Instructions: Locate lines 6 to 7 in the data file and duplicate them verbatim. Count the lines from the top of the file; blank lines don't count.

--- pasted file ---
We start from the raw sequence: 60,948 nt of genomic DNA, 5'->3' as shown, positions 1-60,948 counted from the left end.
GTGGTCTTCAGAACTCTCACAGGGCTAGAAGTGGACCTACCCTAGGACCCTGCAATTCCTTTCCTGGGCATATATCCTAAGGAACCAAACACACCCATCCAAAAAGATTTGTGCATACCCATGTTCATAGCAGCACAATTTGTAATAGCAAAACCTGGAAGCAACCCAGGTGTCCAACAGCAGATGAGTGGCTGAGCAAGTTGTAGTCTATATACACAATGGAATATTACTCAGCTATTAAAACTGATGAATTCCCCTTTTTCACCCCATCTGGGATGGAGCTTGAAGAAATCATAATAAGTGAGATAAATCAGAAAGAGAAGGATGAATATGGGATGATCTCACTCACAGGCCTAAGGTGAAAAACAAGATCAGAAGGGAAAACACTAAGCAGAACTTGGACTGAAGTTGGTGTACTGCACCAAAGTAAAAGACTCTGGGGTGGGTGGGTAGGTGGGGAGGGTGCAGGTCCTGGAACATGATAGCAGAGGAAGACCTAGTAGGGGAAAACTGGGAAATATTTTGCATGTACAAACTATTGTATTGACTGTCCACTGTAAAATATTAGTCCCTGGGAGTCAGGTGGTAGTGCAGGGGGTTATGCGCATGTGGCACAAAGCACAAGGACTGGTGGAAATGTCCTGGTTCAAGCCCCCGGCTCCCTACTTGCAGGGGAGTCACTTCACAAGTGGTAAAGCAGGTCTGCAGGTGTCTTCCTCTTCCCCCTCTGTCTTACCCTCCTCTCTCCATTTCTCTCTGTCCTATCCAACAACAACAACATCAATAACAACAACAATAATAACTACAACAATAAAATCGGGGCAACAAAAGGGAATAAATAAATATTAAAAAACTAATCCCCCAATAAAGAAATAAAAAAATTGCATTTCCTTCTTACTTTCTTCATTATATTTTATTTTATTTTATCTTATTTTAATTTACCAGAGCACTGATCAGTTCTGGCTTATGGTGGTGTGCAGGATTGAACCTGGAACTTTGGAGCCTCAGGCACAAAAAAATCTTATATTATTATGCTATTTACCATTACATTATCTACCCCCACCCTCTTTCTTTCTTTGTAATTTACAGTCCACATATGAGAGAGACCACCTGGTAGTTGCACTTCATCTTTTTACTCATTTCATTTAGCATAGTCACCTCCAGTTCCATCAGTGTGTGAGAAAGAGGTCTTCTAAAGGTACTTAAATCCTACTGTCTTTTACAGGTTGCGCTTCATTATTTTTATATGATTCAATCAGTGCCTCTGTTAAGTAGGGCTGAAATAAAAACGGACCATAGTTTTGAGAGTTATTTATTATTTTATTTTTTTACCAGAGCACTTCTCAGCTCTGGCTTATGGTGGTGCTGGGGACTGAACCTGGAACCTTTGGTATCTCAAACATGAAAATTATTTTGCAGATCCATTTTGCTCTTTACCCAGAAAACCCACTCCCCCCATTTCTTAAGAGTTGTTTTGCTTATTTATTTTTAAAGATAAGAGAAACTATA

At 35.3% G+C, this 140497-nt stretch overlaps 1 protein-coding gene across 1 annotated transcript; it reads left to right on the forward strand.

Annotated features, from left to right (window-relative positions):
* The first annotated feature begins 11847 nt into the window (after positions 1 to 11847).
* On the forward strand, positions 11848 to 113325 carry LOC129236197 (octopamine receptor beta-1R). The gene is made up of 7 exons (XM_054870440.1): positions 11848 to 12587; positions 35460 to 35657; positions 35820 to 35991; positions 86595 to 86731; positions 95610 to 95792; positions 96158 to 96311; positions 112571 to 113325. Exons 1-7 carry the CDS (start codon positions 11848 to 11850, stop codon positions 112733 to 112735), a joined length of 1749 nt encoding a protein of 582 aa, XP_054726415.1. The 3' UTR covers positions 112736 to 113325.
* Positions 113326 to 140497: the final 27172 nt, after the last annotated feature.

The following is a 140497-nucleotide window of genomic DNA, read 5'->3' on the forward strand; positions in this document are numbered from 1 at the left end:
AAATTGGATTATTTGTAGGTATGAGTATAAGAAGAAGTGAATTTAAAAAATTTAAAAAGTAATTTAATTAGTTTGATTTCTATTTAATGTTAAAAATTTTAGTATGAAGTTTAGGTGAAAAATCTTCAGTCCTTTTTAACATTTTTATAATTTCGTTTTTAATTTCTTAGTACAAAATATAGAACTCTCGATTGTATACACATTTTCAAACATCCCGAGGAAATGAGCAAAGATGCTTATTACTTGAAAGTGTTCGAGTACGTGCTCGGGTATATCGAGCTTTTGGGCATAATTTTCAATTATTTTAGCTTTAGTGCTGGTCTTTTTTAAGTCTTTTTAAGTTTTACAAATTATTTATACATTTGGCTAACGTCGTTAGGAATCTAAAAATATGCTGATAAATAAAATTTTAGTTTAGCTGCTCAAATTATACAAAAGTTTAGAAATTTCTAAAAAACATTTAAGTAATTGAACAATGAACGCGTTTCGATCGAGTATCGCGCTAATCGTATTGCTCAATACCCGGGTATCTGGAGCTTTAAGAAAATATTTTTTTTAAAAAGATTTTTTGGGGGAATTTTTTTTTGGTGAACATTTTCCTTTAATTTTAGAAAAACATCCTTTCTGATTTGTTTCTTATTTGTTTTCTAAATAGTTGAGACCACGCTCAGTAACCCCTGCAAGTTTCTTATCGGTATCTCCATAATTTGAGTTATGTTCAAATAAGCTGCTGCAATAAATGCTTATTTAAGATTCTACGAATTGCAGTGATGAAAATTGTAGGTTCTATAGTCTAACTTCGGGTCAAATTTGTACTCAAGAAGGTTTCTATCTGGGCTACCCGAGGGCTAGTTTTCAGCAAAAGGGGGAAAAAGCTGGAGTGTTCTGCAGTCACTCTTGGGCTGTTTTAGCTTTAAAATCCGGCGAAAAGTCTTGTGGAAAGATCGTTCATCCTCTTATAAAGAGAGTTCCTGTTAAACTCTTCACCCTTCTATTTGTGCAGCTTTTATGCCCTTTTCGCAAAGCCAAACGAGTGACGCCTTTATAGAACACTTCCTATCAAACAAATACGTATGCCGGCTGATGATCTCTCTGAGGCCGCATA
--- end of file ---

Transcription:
* On the forward strand, positions 11848 to 113325 carry LOC129236197 (octopamine receptor beta-1R). The gene is made up of 7 exons (XM_054870440.1): positions 11848 to 12587; positions 35460 to 35657; positions 35820 to 35991; positions 86595 to 86731; positions 95610 to 95792; positions 96158 to 96311; positions 112571 to 113325. Exons 1-7 carry the CDS (start codon positions 11848 to 11850, stop codon positions 112733 to 112735), a joined length of 1749 nt encoding a protein of 582 aa, XP_054726415.1. The 3' UTR covers positions 112736 to 113325.
* Positions 113326 to 140497: the final 27172 nt, after the last annotated feature.